More acrimony exists between Japan and China than between China and any other country. Fierce anti-Japanese sentiment -- stemming from the sense Japan has never fully atoned for World War II atrocities -- is disturbingly common both in China's official media and online among ordinary netizens. Meanwhile, Japanese government polling conducted last year found that more than three-quarters of Japanese -- the highest level since 1978 -- consider relations with their giant neighbor to be "unfriendly." That's troubling for the United States, which under the terms of a mutual security treaty, has an obligation to defend Japan. (In July, Japan's Kyodo news agency quoted an unnamed U.S. State Department official saying the scope of the treaty includes the Senkaku Islands.)

The last time Japan tried to take a stand over the Senkakus, in September 2010, China replied by seeming to tighten its exports of rare-earth metals, a resource crucial to Japan's high-tech industries (though China denied exports were affected). After just 18 days, then-Prime Minister Naoto Kan was forced into a humiliating climb down, releasing a Chinese fisherman who had rammed two Japanese patrol boats in the disputed waters.

"What China is doing is very similar to what organized crime groups do to expand their turf," Ishihara spat in disgust after Kan -- a politician he condemned as "not Japanese" -- decided to end the confrontation.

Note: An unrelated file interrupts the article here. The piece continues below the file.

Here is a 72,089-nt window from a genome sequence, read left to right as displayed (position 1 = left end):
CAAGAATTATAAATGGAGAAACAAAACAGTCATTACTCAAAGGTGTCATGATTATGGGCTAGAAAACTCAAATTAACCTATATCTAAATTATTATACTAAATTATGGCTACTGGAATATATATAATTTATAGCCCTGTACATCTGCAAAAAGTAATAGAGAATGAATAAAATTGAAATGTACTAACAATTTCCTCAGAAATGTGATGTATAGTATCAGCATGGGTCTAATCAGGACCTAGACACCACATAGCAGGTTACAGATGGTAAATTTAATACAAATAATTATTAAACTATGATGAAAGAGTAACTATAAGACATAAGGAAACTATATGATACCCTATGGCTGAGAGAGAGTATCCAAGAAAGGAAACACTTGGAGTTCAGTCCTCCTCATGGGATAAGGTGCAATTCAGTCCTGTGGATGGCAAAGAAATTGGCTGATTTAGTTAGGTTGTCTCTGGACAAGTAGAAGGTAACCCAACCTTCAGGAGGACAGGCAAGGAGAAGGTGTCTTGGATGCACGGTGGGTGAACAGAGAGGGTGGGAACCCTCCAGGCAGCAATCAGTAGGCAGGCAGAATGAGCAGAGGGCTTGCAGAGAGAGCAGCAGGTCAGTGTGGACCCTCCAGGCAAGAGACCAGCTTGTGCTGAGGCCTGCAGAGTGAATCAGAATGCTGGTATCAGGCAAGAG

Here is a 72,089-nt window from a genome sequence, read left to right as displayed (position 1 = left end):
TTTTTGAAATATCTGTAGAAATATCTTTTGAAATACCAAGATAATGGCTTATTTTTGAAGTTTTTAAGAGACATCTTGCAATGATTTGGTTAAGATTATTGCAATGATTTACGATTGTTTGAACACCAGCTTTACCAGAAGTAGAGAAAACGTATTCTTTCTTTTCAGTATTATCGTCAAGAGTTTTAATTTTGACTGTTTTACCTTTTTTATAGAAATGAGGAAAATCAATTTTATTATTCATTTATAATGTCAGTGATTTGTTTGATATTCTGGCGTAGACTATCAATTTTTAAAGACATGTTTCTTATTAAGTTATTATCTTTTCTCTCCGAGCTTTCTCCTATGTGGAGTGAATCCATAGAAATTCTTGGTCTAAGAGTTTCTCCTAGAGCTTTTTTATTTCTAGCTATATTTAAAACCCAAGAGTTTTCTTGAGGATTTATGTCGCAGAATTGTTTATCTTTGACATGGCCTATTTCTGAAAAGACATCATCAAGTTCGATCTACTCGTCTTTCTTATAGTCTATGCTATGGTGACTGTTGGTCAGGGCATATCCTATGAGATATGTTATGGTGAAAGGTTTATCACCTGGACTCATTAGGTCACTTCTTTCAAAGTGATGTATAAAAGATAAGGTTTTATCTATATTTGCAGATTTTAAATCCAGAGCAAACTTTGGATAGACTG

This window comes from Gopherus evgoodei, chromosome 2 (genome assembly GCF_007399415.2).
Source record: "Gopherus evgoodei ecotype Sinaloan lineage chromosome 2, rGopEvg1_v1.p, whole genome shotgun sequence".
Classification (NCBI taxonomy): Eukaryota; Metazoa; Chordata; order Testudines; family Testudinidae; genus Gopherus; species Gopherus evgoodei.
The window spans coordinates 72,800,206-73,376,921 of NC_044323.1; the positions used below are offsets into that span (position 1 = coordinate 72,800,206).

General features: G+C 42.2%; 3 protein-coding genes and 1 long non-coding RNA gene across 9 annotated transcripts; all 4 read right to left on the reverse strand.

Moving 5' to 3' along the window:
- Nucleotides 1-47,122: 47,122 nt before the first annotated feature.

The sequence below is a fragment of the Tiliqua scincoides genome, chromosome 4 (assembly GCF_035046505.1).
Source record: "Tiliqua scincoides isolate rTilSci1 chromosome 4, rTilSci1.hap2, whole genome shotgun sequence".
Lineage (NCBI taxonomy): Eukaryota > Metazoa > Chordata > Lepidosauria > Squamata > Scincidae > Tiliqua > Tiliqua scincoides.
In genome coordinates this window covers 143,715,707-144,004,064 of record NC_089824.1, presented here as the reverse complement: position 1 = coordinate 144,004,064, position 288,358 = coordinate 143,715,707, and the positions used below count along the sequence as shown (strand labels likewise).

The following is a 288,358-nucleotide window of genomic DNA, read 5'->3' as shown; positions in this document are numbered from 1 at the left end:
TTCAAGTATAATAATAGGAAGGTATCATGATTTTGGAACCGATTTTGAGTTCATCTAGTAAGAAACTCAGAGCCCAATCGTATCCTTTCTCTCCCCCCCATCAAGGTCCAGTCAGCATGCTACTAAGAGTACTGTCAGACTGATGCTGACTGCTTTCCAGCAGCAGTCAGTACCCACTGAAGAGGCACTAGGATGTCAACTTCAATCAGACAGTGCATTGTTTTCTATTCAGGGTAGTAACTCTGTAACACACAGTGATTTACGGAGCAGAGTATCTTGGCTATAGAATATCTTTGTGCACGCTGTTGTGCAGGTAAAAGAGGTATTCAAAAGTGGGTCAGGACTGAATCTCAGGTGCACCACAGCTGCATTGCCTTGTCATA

Strengthening Japan's hold over the Senkakus caught the public's imagination at a time when many Japanese are worried that their country is unprepared to deal with the rapid rise of their giant neighbor. Since Ishihara announced his purchase plan, more than $17 million in donations have poured in via a special website established by the Tokyo government's "Senkaku Islands Project Team." Members of the Kurihara family, the family that owns the islets -- who admit they haven't set foot on the islands for 15 years -- have come out in favor of Ishihara's bid.

"For nearly 50 years this politician [Ishihara] has been contacting me directly, urging, 'Would you please sell the islands to the government, for the purpose of defending the territory of Japan?'" 65-year-old Hiroyuki Kurihara, the unofficial spokesman for the family, told Foreign Policy in a telephone interview.

Three of the five Senkaku islets are in the name of Hiroyuki Kurihara's older brother Kunioki, who holds the deeds and has no heirs. The family, which made its fortune renting out land in its hometown of Omiya, now part of the dense suburbs of northern Tokyo, finally decided in April that Tokyo's government was the safest pair of hands to transfer the islands into. The price is still under negotiation, but the Kuriharas are said to be seeking at least $250 million. "Ishihara is a person of logic and rationality. He is the person who knows which choice is the best. He is sharp, rather than clever," Hiroyuki Kurihara said.